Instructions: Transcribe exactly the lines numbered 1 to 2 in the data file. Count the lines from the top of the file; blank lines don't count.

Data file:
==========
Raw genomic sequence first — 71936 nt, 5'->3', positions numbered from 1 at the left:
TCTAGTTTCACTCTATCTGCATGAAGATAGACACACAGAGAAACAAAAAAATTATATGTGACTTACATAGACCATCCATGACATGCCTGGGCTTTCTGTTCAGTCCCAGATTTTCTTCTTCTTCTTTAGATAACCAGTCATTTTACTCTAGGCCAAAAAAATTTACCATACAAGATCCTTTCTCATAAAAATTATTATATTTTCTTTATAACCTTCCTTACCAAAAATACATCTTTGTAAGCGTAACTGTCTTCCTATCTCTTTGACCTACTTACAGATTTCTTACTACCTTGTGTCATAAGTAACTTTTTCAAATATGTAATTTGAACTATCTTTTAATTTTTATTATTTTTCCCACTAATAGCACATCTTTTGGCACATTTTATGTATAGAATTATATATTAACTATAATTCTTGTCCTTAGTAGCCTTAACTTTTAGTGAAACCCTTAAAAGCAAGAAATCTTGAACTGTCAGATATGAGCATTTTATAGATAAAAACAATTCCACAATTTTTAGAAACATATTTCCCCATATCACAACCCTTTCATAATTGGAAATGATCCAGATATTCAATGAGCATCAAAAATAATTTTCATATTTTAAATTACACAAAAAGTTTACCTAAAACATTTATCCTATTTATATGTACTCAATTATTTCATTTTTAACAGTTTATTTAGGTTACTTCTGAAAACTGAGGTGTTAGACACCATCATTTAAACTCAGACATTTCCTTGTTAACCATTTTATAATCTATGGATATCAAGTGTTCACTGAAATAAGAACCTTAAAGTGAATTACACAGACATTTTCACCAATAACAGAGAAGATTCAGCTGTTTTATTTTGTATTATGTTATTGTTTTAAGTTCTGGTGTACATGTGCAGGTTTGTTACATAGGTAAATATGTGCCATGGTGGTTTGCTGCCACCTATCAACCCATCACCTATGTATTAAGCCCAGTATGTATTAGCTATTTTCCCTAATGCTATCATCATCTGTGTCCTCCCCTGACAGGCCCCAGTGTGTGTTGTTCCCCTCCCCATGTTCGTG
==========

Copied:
Raw genomic sequence first — 71936 nt, 5'->3', positions numbered from 1 at the left:
TCTAGTTTCACTCTATCTGCATGAAGATAGACACACAGAGAAACAAAAAAATTATATGTGACTTACATAGACCATCCATGACATGCCTGGGCTTTCTGTTCAGTCCCAGATTTTCTTCTTCTTCTTTAGATAACCAGTCATTTTACTCTAGGCCAAAAAAATTTACCATACAAGATCCTTTCTCATAAAAATTATTATATTTTCTTTATAACCTTCCTTACCAAAAATACATCTTTGTAAGCGTAACTGTCTTCCTATCTCTTTGACCTACTTACAGATTTCTTACTACCTTGTGTCATAAGTAACTTTTTCAAATATGTAATTTGAACTATCTTTTAATTTTTATTATTTTTCCCACTAATAGCACATCTTTTGGCACATTTTATGTATAGAATTATATATTAACTATAATTCTTGTCCTTAGTAGCCTTAACTTTTAGTGAAACCCTTAAAAGCAAGAAATCTTGAACTGTCAGATATGAGCATTTTATAGATAAAAACAATTCCACAATTTTTAGAAACATATTTCCCCATATCACAACCCTTTCATAATTGGAAATGATCCAGATATTCAATGAGCATCAAAAATAATTTTCATATTTTAAATTACACAAAAAGTTTACCTAAAACATTTATCCTATTTATATGTACTCAATTATTTCATTTTTAACAGTTTATTTAGGTTACTTCTGAAAACTGAGGTGTTAGACACCATCATTTAAACTCAGACATTTCCTTGTTAACCATTTTATAATCTATGGATATCAAGTGTTCACTGAAATAAGAACCTTAAAGTGAATTACACAGACATTTTCACCAATAACAGAGAAGATTCAGCTGTTTTATTTTGTATTATGTTATTGTTTTAAGTTCTGGTGTACATGTGCAGGTTTGTTACATAGGTAAATATGTGCCATGGTGGTTTGCTGCCACCTATCAACCCATCACCTATGTATTAAGCCCAGTATGTATTAGCTATTTTCCCTAATGCTATCATCATCTGTGTCCTCCCCTGACAGGCCCCAGTGTGTGTTGTTCCCCTCCCCATGTTCGTG